The FA and the NSPCC opened a hotline this week to encourage survivors of sexual abuse to come forward. This was following the revelations from four footballers, who waived their anonymity as victims, that they were sexually abused as children by their coach Barry Bennell.
Former Manchester City footballer David White was the fourth footballer to disclose sexual abuse, following ex-Crewe players Andy Woodward and Steve Walters, and former Tottenham forward Paul Stewart.
Bennell was sentenced to nine years in 1998 after admitting 23 specimen charges of sexual offences against six boys aged nine to 15, and again in 2015 for a historic sexual offence committed against a 12-year-old boy.
Led by Andy Woodward, the former players started what is sure to be a wave of disclosures about sexual abuse in sport as more than 50 calls were made just within its first two hours of opening. The helpline, though welcome, does nothing to assuage the question as to whether the environment in which children play sport is safe.
This raises a number of uncomfortable questions for sporting organisations and adults who oversee the participation of children. Why is it that it is adults are speaking up but children are not coming forward in greater numbers to identify abuse or poor practice? And what is the role of elite sport in creating cultures where abuse thrives? The setting up of a helpline also seems to feed complacency that this is simply a retrospective issue and can't happen now.
The FA's statement on its website praises the bravery of the footballers and calls on others to come forward, it also quite properly talks about changes that have occurred over the last two decades. These include child protection systems, procedures and standards, a mandatory safeguarding and protecting children workshop undertaken yearly by 35,000 volunteers within football every year, the fact that every junior football club has a designated Welfare Officer and all adult volunteers undertake vetting and barring (DBS) procedures.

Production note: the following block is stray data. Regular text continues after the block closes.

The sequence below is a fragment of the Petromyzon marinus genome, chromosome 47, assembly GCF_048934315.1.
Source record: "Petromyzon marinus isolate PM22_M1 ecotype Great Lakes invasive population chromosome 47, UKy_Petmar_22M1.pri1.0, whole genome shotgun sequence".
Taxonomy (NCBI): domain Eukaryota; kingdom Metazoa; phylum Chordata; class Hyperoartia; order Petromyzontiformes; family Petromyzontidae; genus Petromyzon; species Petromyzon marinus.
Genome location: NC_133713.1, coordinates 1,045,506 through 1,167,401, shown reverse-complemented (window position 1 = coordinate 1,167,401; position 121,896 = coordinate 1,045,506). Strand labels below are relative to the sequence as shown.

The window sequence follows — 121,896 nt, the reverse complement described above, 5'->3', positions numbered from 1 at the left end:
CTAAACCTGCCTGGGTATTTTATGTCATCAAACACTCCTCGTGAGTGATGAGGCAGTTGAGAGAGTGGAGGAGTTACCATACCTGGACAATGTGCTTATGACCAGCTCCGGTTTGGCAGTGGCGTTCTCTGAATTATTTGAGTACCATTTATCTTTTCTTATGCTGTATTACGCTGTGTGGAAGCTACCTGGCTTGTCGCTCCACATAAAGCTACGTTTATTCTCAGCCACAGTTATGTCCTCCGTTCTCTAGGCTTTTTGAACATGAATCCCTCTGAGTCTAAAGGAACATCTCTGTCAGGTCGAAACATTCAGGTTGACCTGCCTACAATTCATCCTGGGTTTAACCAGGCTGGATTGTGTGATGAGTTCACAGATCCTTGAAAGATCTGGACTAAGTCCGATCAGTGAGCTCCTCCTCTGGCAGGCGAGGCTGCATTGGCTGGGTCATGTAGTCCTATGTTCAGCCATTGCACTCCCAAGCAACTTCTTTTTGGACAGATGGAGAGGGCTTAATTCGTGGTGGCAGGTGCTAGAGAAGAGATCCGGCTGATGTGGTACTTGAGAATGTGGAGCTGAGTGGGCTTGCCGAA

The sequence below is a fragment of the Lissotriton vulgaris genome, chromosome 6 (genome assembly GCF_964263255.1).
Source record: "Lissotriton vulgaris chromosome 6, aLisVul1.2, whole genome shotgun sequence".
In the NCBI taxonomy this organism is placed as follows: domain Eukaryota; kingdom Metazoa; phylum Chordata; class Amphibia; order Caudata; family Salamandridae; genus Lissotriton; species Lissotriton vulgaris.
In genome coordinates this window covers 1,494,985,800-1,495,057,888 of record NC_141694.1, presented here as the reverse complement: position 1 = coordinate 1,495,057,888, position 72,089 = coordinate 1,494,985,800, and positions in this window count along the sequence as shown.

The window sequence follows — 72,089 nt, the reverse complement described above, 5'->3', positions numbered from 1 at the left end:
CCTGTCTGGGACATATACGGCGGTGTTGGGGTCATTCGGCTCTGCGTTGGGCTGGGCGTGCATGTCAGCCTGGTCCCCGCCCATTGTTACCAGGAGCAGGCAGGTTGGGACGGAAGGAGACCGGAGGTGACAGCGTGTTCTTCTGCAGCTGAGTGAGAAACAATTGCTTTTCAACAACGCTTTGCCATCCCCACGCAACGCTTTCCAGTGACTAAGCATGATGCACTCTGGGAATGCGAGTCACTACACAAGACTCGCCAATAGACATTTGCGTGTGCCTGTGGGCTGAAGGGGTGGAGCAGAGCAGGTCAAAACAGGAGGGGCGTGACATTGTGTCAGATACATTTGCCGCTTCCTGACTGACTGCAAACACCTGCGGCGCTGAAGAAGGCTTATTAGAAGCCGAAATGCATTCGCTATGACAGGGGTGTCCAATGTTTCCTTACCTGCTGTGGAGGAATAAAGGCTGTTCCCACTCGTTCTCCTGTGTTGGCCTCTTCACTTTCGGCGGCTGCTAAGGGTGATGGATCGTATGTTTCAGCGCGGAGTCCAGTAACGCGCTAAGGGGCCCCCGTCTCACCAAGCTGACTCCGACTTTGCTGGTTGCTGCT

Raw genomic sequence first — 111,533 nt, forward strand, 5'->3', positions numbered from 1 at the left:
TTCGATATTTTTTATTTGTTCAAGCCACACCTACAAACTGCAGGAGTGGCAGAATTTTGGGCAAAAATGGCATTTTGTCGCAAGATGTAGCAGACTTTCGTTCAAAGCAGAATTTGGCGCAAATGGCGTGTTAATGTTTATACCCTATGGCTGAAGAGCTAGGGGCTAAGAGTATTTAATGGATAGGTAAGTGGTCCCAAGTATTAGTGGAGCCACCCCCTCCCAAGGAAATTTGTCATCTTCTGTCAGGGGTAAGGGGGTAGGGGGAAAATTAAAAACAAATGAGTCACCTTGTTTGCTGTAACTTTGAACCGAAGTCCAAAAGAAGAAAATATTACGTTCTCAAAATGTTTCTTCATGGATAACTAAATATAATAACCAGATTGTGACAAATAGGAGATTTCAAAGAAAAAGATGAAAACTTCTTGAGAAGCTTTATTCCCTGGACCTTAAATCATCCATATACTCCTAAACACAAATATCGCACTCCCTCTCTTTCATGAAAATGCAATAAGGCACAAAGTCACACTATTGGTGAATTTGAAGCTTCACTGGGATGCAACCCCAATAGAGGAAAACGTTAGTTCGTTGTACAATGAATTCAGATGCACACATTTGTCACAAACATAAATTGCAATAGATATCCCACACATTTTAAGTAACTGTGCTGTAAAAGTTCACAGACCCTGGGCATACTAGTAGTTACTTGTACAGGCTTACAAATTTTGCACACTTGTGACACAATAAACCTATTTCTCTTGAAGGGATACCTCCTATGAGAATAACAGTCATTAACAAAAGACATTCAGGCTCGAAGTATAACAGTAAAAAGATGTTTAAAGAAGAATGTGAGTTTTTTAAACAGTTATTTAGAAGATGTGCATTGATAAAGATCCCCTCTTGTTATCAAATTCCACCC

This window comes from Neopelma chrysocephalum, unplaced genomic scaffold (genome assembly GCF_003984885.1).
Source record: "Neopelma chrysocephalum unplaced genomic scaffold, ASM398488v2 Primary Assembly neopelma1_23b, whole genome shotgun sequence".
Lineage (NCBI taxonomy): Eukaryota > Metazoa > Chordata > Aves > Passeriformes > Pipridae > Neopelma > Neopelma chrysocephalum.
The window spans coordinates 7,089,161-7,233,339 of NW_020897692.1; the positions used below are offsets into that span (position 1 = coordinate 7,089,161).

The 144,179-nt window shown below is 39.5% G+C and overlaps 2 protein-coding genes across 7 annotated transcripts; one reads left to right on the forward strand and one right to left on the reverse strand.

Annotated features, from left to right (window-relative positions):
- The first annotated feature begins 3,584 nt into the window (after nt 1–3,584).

These are all welcome steps in making it more difficult for those who wish to use their involvement in sport to abuse their position of trust. However, these measures are directed at adults, focused on risk and reporting concerns after the incident has occurred in the majority of cases. There is also little awareness among the children – the people these policies are seeking to protect are unaware of their rights.
From 2003 to 2013 I was involved in developing Participation Through Sport (PTS) and undertook consultations on behalf of the FA in 2006 and 2012 seeking to listen to children's experiences and priorities in taking part. As a result a film "Listening to Children in Sport" was produced supported by the FA, Sports Leaders UK and the Cheshire Safeguarding Board. This established that children's view of child protection is more holistic than the procedural and legal context that focuses on ''significant harm'' (Children Act, section 47).